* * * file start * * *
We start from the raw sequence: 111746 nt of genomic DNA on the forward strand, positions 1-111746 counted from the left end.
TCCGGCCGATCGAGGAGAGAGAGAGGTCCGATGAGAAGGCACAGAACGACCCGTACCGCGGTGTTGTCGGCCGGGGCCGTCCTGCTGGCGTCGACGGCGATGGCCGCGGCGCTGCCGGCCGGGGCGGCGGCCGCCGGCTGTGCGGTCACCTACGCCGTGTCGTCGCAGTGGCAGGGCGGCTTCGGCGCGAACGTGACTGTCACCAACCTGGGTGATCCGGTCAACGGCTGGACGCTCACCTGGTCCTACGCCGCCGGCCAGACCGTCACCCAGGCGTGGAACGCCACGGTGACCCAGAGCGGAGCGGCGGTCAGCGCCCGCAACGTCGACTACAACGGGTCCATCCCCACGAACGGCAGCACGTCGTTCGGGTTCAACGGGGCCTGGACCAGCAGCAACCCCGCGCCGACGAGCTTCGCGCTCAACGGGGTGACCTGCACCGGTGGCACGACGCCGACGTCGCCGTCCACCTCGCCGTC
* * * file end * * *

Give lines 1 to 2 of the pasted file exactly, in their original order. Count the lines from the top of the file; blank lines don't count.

We start from the raw sequence: 111746 nt of genomic DNA on the forward strand, positions 1-111746 counted from the left end.
TCCGGCCGATCGAGGAGAGAGAGAGGTCCGATGAGAAGGCACAGAACGACCCGTACCGCGGTGTTGTCGGCCGGGGCCGTCCTGCTGGCGTCGACGGCGATGGCCGCGGCGCTGCCGGCCGGGGCGGCGGCCGCCGGCTGTGCGGTCACCTACGCCGTGTCGTCGCAGTGGCAGGGCGGCTTCGGCGCGAACGTGACTGTCACCAACCTGGGTGATCCGGTCAACGGCTGGACGCTCACCTGGTCCTACGCCGCCGGCCAGACCGTCACCCAGGCGTGGAACGCCACGGTGACCCAGAGCGGAGCGGCGGTCAGCGCCCGCAACGTCGACTACAACGGGTCCATCCCCACGAACGGCAGCACGTCGTTCGGGTTCAACGGGGCCTGGACCAGCAGCAACCCCGCGCCGACGAGCTTCGCGCTCAACGGGGTGACCTGCACCGGTGGCACGACGCCGACGTCGCCGTCCACCTCGCCGTC